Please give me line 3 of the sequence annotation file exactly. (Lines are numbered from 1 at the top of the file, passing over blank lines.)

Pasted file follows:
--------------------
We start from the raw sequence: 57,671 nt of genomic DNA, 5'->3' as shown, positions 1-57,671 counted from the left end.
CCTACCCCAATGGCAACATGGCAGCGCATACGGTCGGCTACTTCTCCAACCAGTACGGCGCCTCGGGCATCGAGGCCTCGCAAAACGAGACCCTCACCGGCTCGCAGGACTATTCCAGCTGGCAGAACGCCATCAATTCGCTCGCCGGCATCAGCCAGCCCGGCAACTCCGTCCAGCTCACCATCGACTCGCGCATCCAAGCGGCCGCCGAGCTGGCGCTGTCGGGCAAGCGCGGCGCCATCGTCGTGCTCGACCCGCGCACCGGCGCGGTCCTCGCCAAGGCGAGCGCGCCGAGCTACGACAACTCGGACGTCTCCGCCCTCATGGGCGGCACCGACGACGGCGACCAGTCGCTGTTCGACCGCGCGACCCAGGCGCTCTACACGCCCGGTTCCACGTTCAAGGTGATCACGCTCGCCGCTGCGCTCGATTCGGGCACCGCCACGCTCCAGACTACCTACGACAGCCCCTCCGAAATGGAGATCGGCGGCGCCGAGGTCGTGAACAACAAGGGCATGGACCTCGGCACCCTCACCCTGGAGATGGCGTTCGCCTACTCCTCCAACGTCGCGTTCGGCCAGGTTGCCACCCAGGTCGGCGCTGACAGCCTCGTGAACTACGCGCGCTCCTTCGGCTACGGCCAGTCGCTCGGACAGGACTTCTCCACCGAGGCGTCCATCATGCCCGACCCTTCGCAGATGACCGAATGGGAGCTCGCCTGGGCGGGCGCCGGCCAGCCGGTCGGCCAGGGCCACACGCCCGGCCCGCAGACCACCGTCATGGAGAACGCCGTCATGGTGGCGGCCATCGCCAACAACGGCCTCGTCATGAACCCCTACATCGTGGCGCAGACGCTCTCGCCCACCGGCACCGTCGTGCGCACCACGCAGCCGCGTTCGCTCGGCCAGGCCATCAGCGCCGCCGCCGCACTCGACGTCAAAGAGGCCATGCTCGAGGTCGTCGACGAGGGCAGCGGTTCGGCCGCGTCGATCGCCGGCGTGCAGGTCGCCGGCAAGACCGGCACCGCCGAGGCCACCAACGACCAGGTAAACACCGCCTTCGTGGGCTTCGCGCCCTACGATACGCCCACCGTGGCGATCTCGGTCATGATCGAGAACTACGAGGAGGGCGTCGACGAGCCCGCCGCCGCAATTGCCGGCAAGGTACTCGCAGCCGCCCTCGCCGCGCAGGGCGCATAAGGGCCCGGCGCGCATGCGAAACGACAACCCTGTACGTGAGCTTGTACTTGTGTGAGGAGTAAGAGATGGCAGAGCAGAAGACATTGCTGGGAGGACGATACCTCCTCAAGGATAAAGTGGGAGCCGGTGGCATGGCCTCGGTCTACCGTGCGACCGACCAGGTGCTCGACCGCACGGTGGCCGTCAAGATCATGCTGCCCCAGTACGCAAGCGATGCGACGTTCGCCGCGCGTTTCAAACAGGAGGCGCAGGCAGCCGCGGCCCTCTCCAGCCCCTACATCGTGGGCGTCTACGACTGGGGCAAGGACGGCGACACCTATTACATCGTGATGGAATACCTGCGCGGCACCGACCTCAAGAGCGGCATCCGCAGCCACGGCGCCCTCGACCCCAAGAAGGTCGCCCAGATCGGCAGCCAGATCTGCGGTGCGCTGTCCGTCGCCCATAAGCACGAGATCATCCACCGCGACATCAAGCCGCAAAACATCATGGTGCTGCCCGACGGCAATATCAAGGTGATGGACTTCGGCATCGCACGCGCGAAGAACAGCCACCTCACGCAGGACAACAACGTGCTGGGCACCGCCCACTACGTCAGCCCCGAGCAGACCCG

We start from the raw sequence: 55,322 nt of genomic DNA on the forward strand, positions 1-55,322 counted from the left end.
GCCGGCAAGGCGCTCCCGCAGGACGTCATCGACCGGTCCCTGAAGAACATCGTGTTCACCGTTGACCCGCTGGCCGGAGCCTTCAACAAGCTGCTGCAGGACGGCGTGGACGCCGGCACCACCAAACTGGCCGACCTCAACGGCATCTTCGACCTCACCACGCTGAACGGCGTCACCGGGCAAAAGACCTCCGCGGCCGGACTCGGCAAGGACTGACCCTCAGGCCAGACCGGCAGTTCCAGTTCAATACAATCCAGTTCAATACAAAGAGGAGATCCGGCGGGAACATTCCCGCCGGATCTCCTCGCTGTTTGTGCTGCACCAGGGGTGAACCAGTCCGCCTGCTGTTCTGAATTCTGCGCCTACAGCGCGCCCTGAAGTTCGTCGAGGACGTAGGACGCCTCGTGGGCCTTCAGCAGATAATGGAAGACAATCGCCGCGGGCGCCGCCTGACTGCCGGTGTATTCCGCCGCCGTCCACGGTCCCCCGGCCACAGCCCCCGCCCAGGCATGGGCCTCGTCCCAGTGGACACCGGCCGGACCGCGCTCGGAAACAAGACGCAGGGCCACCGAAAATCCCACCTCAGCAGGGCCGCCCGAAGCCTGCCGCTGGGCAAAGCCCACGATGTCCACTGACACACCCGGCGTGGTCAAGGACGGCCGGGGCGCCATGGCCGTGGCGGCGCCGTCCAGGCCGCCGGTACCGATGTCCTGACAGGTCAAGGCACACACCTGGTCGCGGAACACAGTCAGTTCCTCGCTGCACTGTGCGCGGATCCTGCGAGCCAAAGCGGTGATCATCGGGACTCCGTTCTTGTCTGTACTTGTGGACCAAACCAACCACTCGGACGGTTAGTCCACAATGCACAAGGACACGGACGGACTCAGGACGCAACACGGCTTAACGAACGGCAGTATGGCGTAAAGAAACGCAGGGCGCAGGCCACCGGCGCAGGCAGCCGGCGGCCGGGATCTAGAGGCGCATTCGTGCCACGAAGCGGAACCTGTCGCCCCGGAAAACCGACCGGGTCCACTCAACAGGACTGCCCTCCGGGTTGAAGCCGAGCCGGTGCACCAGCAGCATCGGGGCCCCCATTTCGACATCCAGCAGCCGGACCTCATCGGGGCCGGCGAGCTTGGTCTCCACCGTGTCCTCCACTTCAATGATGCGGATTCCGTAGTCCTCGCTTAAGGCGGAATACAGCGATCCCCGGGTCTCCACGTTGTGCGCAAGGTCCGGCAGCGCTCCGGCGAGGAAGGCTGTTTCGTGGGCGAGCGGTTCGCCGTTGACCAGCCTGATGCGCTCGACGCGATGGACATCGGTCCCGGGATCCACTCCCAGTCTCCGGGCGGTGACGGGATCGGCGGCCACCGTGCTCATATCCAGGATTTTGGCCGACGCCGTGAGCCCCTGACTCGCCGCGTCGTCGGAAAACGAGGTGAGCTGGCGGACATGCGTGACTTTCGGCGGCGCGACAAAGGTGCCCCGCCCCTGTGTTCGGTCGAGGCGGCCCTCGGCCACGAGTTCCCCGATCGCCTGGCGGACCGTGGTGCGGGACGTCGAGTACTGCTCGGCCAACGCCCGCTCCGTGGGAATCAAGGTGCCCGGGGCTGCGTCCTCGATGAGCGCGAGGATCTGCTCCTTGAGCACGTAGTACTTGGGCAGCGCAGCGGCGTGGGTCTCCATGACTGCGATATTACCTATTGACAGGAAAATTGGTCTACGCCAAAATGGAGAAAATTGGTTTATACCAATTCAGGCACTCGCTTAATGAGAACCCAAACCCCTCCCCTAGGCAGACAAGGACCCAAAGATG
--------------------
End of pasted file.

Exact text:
We start from the raw sequence: 55,322 nt of genomic DNA on the forward strand, positions 1-55,322 counted from the left end.